How Social Media Analytics Are Failing in An Increasingly Visual Climate

How Social Media Analytics Are Failing in An Increasingly Visual Climate

As the internet is increasingly dominated by visual content, social media analytics are failing to keep up.


  • Most social media analytics tools are purely text-based.
  • Even tools that analyze images are costly and offer limited insights.
  • We predict that machine learning capabilities will improve and the gap between analytics capability and brands’ needs will close.

Here’s an interesting conundrum: social media, and the web at large, is becoming increasingly visual, and social media marketing relies on increasingly sophisticated analytics. However, most of the analytics tools out there are woefully unable to make sense of the visual content that is dominating social media. The alarming truth is that social media analytics are failing to capture invaluable data on visual content.

How social media analytics are failing to keep up

Big data and artificial intelligence expert Kalev Leetaru describes the shortfalls of social media analytics by detailing what they can — and can’t — do. While the capabilities of visual analytics have grown in the past several years, as Leetaru points out, most analytics tools that claim to analyze visual images are in fact based on textual or structural aspects of the image, not the visual content itself.

“The overwhelming majority of production social media analytics research relies primarily on hashtags and associated caption text, rather than the actual contents of the images themselves,” writes Leetaru. Instead, “from simplistic bag of words counting algorithms through advanced deep learning approaches, it is text that forms the lens through which we see social media.”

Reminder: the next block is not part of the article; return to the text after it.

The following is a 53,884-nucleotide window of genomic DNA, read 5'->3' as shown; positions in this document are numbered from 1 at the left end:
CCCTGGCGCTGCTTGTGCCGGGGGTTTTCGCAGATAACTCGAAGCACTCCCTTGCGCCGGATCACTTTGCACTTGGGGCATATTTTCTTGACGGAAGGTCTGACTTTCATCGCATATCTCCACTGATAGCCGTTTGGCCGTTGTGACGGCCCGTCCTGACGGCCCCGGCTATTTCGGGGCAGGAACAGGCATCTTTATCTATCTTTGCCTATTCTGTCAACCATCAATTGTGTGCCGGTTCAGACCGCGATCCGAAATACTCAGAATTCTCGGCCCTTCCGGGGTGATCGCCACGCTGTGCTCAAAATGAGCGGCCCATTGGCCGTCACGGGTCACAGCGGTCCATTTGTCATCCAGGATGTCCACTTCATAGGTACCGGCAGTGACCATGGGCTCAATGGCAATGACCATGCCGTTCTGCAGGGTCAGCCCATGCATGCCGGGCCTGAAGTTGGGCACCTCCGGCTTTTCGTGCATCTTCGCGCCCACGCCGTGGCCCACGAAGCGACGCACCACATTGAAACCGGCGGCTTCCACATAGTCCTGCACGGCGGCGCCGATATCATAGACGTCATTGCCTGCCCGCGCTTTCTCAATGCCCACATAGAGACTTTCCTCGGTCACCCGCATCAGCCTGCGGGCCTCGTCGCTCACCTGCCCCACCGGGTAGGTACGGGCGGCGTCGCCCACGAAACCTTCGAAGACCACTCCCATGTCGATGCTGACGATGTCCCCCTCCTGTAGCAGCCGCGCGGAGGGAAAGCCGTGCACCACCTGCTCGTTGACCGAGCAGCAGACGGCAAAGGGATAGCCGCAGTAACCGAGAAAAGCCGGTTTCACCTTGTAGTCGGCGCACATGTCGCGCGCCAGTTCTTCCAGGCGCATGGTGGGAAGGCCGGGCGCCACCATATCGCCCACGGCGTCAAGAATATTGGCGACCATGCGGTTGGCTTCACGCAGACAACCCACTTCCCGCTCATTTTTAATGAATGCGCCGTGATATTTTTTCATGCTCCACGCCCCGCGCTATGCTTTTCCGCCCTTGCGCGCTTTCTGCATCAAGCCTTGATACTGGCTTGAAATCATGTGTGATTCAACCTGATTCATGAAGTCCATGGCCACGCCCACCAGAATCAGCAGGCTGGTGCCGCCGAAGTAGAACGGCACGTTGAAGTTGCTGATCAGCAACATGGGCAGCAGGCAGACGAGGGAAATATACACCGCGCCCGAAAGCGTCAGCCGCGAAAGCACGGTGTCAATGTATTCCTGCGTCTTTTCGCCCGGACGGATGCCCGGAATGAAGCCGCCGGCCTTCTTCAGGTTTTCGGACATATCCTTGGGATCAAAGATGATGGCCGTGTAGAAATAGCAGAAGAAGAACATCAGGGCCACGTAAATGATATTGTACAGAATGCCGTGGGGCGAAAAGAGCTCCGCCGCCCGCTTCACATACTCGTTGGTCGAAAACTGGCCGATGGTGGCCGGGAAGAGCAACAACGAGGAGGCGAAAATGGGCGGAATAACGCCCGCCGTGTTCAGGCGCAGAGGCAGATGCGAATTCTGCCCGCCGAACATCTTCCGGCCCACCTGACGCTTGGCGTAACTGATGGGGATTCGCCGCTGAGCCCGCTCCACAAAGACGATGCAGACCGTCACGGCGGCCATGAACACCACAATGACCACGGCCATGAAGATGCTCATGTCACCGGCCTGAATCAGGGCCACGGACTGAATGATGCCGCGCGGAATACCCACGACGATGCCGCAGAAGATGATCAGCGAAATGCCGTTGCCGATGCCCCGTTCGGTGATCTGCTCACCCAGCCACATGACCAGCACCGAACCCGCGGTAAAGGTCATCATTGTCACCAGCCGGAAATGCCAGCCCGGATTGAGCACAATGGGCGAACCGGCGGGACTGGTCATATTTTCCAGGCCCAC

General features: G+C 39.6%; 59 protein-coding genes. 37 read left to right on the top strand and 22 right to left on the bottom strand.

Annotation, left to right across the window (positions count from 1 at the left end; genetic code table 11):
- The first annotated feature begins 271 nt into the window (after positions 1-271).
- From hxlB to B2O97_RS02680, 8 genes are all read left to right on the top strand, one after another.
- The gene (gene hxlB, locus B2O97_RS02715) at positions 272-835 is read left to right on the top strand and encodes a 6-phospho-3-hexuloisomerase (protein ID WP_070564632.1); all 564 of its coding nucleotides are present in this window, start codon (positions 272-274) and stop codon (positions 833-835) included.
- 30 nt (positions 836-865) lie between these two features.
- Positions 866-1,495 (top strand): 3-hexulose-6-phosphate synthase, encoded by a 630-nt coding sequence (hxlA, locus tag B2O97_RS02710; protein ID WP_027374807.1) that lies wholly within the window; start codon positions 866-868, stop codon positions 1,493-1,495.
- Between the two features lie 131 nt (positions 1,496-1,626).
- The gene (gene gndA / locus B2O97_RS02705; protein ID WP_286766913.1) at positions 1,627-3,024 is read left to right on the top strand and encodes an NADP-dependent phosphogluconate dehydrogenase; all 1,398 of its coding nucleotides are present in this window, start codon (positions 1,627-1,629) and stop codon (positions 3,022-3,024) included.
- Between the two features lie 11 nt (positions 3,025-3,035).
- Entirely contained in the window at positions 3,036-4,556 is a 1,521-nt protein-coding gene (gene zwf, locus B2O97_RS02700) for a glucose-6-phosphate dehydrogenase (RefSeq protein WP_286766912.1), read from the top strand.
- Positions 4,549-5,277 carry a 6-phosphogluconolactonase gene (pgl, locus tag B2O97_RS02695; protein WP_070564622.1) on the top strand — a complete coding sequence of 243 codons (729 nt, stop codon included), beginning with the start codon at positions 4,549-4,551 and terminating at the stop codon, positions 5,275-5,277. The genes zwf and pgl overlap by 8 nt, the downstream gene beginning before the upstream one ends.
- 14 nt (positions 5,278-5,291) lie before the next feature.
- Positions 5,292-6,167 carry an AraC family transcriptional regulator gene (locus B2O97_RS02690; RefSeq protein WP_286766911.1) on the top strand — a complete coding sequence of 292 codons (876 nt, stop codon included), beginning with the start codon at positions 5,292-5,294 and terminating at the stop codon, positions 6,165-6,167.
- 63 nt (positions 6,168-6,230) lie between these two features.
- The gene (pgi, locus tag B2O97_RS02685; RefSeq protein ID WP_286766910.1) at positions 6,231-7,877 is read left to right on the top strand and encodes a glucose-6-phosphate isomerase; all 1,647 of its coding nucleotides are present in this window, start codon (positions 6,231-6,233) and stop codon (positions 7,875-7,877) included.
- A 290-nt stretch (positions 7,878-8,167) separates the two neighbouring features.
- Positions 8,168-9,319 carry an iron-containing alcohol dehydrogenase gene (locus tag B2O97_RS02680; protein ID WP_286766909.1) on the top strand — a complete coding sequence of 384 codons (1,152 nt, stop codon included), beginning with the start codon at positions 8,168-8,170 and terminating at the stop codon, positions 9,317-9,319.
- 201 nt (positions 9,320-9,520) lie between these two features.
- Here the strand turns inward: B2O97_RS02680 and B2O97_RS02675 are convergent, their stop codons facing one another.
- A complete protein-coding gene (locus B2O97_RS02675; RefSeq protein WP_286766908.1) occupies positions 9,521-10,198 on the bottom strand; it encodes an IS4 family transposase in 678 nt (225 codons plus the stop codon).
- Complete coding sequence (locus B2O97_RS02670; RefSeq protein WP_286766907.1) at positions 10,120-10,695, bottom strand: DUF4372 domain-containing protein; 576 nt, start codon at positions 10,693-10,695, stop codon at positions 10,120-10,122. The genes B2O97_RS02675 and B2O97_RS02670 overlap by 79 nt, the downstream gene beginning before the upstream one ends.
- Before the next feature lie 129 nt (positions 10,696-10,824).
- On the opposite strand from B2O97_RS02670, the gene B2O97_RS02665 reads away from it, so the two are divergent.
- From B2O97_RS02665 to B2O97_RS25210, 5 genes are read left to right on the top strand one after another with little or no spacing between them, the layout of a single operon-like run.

It’s important to note that this text-based approach is true not only for social media analytics, but for search engine algorithms. At Fronetics, we are constantly advising our clients to make use of visual content, from images to infographics to video, in their digital marketing efforts. But we always advise that marketers optimize their images for search engines, both by tagging all visual assets and publishing transcripts to go along with video or infographics.

We always advise that marketers optimize their images for search engines, both by tagging all visual assets and publishing transcripts to go along with video or infographics. Click To Tweet

In essence, we’re advising our clients to take advantage of the increasingly visual nature of the internet, while also hedging against the ways in which algorithms and social media analytics are failing to assess visual content. As Leetaru points out, even in the rare cases when an analytics tool offers image analysis, it “typically offers only a few basic lenses through which to analyze that content, such as logos and a small number of topics.”